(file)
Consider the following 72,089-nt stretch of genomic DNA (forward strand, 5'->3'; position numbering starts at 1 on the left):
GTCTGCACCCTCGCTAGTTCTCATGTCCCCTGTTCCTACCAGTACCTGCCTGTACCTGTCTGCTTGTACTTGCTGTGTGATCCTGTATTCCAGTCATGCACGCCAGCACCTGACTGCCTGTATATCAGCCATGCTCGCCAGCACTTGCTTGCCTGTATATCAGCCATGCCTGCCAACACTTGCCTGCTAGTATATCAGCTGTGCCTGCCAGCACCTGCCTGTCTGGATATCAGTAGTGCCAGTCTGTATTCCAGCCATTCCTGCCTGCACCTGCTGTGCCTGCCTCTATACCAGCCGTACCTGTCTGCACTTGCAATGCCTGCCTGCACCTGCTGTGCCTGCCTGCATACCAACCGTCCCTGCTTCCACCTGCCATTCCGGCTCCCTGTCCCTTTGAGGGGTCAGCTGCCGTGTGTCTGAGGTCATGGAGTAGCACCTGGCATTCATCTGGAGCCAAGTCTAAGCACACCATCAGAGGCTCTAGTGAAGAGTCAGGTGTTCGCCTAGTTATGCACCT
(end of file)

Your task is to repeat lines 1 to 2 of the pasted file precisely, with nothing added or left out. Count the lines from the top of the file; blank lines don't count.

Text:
Consider the following 72,089-nt stretch of genomic DNA (forward strand, 5'->3'; position numbering starts at 1 on the left):
GTCTGCACCCTCGCTAGTTCTCATGTCCCCTGTTCCTACCAGTACCTGCCTGTACCTGTCTGCTTGTACTTGCTGTGTGATCCTGTATTCCAGTCATGCACGCCAGCACCTGACTGCCTGTATATCAGCCATGCTCGCCAGCACTTGCTTGCCTGTATATCAGCCATGCCTGCCAACACTTGCCTGCTAGTATATCAGCTGTGCCTGCCAGCACCTGCCTGTCTGGATATCAGTAGTGCCAGTCTGTATTCCAGCCATTCCTGCCTGCACCTGCTGTGCCTGCCTCTATACCAGCCGTACCTGTCTGCACTTGCAATGCCTGCCTGCACCTGCTGTGCCTGCCTGCATACCAACCGTCCCTGCTTCCACCTGCCATTCCGGCTCCCTGTCCCTTTGAGGGGTCAGCTGCCGTGTGTCTGAGGTCATGGAGTAGCACCTGGCATTCATCTGGAGCCAAGTCTAAGCACACCATCAGAGGCTCTAGTGAAGAGTCAGGTGTTCGCCTAGTTATGCACCT